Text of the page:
The numerical simulations and analysis were carried out using a fourth order Runge-Kutta scheme in Matlab. Our aim was to determine and verify the analytic results and the stability of the model system (1). Some of the parameter values were calculated from the data collected in Karonga District, Malawi, between the months of January and September, 2013. The other parameter values were obtained from the National Statistical Office (NSO) in Zomba, Malawi, some have been assumed, and very few have been taken from the literature. The Government of Malawi has organized a number of intervention strategies in order to fight against malaria in the country through the National Malaria Control Program (NMCP) [29].

5.1. Dynamics of Human State Variables for the Malaria Model without Intervention Strategies

The analysis of the model without intervention strategies was carried out in order to determine the dynamics of the disease in the population. The simulation was generated in a four-year time frame since the first campaign of malaria intervention strategies in Karonga District was performed in the year 2010. The susceptible human population is decreasing exponentially (see Figure 5(a)) showing that most susceptible humans are exposed to the disease due to unavailability of intervention strategies. This has led to an exponential increase in the exposed human population (Figure 5(b)) and the infected population (Figure 5(c)) with . The infected human population increases due to an increase in the exposure of susceptible individuals to Plasmodium falciparum. This means that the Plasmodium falciparum will continue to multiply in the human and mosquito populations since there are no intervention strategies to reduce or eradicate the disease. Hence, there is a need of having intervention strategies in order to reduce or eradicate the disease.

Figure 5: The changes in the four state variables of the malaria model without intervention strategies illustrating the dynamics, with time, of (a) susceptible individuals, (b) exposed individuals, (c) infected individuals, and (d) recovered human individuals.
5.2. Prevalence in the Malaria Model without Intervention Strategies

Prevalence is defined as the ratio of the number of cases of the disease in a population to the total number of individuals in population at a given time. The disease prevalence in Figure 6 shows a steady increase during the first days of infection due to a high number of individuals without Plasmodium falciparum. The graph drops asymptotically due to a reduced number of susceptible human population, showing evidence that communities can be wiped out with malaria disease if none of the intervention methods are speedily put into place.

Figure 6: Exposed humans without any intervention strategies.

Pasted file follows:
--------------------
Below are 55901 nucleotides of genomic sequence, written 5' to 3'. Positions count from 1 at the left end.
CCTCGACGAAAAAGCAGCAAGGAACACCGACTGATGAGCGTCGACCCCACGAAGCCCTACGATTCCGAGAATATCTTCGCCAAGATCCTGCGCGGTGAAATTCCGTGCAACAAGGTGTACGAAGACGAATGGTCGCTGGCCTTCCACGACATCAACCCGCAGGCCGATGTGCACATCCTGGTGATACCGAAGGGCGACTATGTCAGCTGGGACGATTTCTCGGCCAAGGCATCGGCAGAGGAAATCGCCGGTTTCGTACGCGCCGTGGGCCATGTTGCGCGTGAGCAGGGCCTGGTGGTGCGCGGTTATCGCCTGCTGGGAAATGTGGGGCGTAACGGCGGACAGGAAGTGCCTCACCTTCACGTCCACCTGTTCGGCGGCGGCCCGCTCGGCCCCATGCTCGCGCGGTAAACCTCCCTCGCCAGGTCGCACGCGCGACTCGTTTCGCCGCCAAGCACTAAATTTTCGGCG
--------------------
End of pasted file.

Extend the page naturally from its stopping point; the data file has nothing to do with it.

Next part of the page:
5.3. Dynamical System of the Individual Population State Variables in the Model with Intervention Strategies

We now consider the effects of the three intervention strategies (ITNs, IRS, and treatment) which are campaigned concurrently in Karonga District, Malawi. It appears that if the three intervention strategies are effectively monitored and implemented, then there is a positive impact of combating malaria in the community. In Figures 7(a) and 7(b), an increase is observed in the human population recovering compared with the exposed and infected individuals. This steady increase in the recovery class is due to the readily available effective prevention strategies and treatment. Figure 7(a), where human population is plotted against time on a four-year period, shows a steady increase in the recovery of the human population. It is evidenced that during this period chemicals which are available in the mosquito nets and sprayed in the houses are effective in reducing the mosquito population and at the same time reducing the contact rate between the human population and the mosquito population. Treatment strategy has also played an important role in reducing the number of infected individuals thus leading to an increase in recovered individuals.

Figure 7: The dynamics of the exposed and infected individuals in the model with intervention strategies for .

A slight decrease in the gradient of the recovered human population is observed in Figure 7(b) as the period of using prevention and treatment strategies available is increased. Despite being given ITNs and spraying long lasting chemicals in the houses, the campaign needs to be revisited to confirm whether the chemicals are still effective. The decrease of the graph explains that the effectiveness of the treated bed nets and the residual spraying deteriorates with time. Hence there is need to assess the right time interval to carry out the respraying of the houses and the resupply of ITNs.

6. Conclusions

An optimal control model (using a deterministic system of nonlinear ordinary differential equations) for the transmission dynamics of malaria in Karonga District, Malawi, was presented. The model considered a varying total human population that incorporated recruitment of new individuals into the susceptible class through birth or immigration, and those immigrant individuals who were exposed to the disease were recruited into the exposed individual class. The prevention (IRS and ITNs) and other treatment intervention strategies were included in the model to assess the potential impact of these strategies on the transmission dynamics of the disease.